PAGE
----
As a year of fires around the world from Brazil to Australia drew to a close, Indonesia’s capital was having the opposite problem. On the last night of 2019, more than 35 centimeters (14 inches) of rain fell on the sprawling city, causing rivers to burst their banks and inundate thousands of homes. At least 60 people died, with floodwaters rising as high as a single story house.

For Jakarta, a city on the island of Java saddled with some of the worst superlatives in the region⁠—most polluted, most congested, fastest sinking⁠—the floods were an old story, the third time deluges have killed dozens since 2007. The problems have become so overwhelming that, even before the latest catastrophe, President Joko Widodo had decided to build a new capital 1,200 kilometers away on the island of Borneo.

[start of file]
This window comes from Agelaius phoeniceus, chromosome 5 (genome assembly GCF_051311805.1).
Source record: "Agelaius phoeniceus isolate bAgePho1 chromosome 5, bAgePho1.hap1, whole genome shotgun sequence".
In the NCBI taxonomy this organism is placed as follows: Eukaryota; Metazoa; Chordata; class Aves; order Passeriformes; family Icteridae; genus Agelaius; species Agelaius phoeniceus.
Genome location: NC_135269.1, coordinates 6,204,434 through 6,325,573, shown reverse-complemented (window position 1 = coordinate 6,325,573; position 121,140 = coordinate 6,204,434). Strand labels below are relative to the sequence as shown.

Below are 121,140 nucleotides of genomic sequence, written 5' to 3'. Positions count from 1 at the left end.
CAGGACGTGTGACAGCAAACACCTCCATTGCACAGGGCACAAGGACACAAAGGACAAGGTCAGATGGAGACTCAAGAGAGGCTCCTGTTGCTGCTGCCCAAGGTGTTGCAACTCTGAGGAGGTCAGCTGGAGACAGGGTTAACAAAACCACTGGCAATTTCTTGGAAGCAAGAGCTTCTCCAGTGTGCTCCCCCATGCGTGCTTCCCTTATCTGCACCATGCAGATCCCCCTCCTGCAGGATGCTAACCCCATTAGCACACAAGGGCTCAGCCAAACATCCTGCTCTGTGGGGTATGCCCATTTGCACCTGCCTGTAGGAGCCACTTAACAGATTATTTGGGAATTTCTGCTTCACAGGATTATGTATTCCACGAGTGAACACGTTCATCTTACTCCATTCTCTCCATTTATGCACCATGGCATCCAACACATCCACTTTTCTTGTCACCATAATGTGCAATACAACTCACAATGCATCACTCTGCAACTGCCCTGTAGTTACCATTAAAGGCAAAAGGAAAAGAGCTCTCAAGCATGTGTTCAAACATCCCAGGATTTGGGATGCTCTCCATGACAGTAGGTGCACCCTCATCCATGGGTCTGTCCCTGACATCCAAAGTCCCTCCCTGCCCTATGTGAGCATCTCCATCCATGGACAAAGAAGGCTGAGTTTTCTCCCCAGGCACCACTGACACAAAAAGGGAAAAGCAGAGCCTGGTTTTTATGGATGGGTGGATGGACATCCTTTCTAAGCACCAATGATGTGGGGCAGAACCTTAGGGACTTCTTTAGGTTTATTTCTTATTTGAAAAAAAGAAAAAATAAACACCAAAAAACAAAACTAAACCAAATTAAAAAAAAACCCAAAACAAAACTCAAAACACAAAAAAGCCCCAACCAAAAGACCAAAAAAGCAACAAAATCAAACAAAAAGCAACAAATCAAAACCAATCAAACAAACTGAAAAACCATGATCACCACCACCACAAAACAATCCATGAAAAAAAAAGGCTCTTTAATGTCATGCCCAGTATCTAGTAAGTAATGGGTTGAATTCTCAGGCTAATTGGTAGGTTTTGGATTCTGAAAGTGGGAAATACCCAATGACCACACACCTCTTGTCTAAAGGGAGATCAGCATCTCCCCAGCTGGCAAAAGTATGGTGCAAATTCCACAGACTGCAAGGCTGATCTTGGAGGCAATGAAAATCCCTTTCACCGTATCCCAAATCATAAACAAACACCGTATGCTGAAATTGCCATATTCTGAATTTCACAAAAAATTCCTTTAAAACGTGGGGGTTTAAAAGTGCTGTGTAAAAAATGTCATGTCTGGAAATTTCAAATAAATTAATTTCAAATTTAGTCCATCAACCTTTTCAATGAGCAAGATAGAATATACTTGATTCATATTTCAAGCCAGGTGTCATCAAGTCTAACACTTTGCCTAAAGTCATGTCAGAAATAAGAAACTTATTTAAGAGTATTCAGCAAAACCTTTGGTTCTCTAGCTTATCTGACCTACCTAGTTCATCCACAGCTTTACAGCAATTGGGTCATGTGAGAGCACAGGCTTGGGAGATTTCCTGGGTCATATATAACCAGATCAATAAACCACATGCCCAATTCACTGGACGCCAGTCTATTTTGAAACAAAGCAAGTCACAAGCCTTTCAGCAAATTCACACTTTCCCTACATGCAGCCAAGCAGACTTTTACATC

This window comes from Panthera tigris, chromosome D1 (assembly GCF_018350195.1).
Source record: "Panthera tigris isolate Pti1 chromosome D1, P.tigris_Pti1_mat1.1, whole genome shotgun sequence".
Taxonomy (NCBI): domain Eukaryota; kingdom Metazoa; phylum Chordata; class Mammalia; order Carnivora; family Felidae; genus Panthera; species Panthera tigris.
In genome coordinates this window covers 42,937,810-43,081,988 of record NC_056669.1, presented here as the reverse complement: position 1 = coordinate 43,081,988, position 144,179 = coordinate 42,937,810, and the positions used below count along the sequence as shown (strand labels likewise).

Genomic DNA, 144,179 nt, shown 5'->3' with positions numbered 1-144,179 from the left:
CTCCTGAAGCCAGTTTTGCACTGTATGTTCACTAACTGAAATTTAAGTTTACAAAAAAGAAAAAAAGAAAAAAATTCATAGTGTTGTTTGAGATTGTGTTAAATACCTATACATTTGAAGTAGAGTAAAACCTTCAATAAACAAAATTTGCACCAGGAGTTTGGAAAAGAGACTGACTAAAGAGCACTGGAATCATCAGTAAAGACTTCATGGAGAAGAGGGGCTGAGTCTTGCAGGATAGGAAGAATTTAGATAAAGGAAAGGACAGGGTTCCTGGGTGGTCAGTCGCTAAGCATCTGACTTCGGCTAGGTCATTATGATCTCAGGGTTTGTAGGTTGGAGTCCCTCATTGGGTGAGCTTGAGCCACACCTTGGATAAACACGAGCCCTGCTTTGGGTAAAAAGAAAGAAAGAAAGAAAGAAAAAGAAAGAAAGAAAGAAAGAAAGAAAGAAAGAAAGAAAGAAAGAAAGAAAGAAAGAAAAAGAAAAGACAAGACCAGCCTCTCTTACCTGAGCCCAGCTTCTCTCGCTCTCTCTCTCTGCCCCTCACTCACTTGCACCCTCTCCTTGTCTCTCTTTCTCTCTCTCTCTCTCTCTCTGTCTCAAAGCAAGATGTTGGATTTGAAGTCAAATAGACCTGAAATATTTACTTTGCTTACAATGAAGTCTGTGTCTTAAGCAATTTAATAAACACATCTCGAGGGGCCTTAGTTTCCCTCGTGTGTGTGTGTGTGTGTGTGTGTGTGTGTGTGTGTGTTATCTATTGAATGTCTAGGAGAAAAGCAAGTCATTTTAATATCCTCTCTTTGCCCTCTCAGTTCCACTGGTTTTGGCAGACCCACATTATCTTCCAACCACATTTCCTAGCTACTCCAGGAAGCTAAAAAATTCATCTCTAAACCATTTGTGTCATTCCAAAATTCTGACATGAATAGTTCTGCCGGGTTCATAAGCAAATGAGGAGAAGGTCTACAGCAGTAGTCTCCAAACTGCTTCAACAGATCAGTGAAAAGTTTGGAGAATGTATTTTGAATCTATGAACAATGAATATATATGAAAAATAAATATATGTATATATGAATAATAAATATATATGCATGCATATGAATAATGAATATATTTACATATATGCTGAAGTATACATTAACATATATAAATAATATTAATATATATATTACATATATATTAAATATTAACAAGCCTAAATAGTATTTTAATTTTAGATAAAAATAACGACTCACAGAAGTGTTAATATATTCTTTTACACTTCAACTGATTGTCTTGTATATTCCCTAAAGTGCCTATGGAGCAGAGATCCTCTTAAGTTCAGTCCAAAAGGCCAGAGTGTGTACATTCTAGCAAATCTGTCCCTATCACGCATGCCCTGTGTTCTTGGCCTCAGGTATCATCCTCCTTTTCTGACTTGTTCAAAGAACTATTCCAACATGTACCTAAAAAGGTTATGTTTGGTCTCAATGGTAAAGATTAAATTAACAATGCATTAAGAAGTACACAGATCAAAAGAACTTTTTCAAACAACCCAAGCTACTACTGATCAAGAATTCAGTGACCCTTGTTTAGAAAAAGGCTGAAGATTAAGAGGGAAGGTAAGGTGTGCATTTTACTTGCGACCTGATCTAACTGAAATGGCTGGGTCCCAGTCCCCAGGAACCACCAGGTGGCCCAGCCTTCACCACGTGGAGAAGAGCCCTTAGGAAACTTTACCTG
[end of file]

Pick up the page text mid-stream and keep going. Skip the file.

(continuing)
Relocating the Capital

Poor urban planning and decades of pumping groundwater from under the capital city set the stage for floods, and efforts to boost the nation’s economy have made an outsize contribution to the global emissions blamed for rising sea levels.

In the past two decades, more than 25 million hectares of tree cover has been lost, much of it logged or burned to plant oil palms. Worse still, Indonesia is the world’s biggest exporter of the bête noir of global warming⁠—power station coal.

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